English, as she’s spoken and written
Sixty years after independence, when we snapped our links with the British Raj, spare a thought for the complexities of the language we’ve continued with and steadily, if not proudly, mangled and mispronounced. But, to be honest, the blame is not ours. It lies squarely with the English language. There isn’t another that lends itself so deliciously to mis-spelling and faulty pronunciation.
First, consider this email I received last week from my friend Vishakh Rathi. The point it makes should be obvious:
“The European Commission has just announced an agreement whereby English will be the official language of the European Union rather than German, which was the other possibility.
As part of the negotiations, the British Government conceded that English spelling had some room for improvement and has accepted a 5-year phase-in plan that would become known as ‘Euro-English’.
In the first year, ‘s’ will replace the soft ‘c’. Sertainly, this will make the sivil servants jump with joy. The hard ‘c’ will then be dropped in favour of ‘k’. This should klear up konfusion, and keyboards kan have one less letter.
There will be growing publik enthusiasm in the sekond year when the troublesome ‘ph’ will be replaced with ‘f’. This will make words like fotograf 20% shorter.
In the 3rd year, publik akseptanse of the new spelling kan be expekted to reach the stage where more komplikated changes are possible. Governments will enkourage the removal of double letters which have always ben a deterent to akurate speling. Also, al wil agre that the horibl mes of the silent ‘e’ in the languag is disgrasful and it should go away.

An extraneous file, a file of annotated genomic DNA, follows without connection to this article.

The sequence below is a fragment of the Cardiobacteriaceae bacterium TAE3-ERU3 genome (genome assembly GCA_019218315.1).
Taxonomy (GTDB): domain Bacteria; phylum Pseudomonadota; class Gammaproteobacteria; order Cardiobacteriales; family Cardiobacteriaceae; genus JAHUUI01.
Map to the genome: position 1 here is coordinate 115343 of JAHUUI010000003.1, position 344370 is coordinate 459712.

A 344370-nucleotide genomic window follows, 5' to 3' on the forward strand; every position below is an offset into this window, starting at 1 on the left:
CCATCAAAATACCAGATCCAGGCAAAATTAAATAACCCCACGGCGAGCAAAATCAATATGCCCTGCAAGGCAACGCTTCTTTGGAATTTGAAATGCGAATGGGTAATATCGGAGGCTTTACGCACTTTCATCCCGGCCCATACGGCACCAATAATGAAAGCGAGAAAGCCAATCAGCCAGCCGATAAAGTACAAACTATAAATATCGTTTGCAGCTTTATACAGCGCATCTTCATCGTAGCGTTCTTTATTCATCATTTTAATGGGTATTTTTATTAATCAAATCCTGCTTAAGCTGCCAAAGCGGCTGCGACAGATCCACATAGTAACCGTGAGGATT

By the 4th yer people wil be reseptiv to steps such as replasing ‘th’ with ‘z’ and ‘w’ with ‘v’.
During ze fifz yer, ze unesesary ‘o’ kan be dropd from vords kontaining ‘ou’ and after ziz fifz yer, ve vil hav a reil sensibl riten styl. Zer vil be no mor trubl or difikultis and evrivun vil find it ezi tu understand ech oza. Ze drem of a united urop vil finali kum tru.
Und efter ze fifz yer, ve vil al be speking German like zey vunted in ze forst plas.”
If Vishakh’s email is about spelling, the following poem from Kris Srinivasan, which also arrived last week, is about the horrors of pronunciation, particularly when the spelling seems to suggest otherwise. Incidentally, this is one way of discovering whether you really know how to speak the language or only to read and write it. But first, a word of advice — read this poem slowly and carefully because otherwise you’re bound to trip up. And mind your tongue!Brush Up Your English
I take it you already know/Of tough and bough and cough and dough.
Others may stumble but not you,/On hiccough, through, lough and though.
Well done! And now you wish, perhaps,/To learn of less familiar traps.
Beware of heard, a dreadful word/That looks like beard and sounds like bird,
And dead — it’s said like bed, not bead./For goodness’s sake, don’t call it deed!
Watch out for meat and great and threat:/They rhyme with suite and straight and debt.
A moth is not a moth in mother,/Nor both in bother, broth in brother,
And here is not a match for there,/Nor dear and fear for bear and pear,
And then there’s dose and rose and lose —/Just look them up — and goose and choose,
And cork and work and card and ward,/And font and front and word and sword,
And do and go and thwart and cart./Come, come, I’ve hardly made a start.
A dreadful language? Man alive,/I’d mastered it when I was five.
Finally, in case you’re interested, this poem was written by a certain Gerald Nolst Treniti, a Dutch observer of the English language who lived from 1870 to 1946 and wrote under the pseudonym Charivarius. Perhaps that’s also the origin of the phrase ‘it’s double Dutch’!
During ze fifz yer, ze unesesary 'o' kan be dropd from vords kontaining 'ou' and after ziz fifz yer, ve vil hav a reil sensibl riten styl. Zer vil be no mor trubl or difikultis and evrivun vil find it ezi tu understand ech oza. Ze drem of a united urop vil finali kum tru.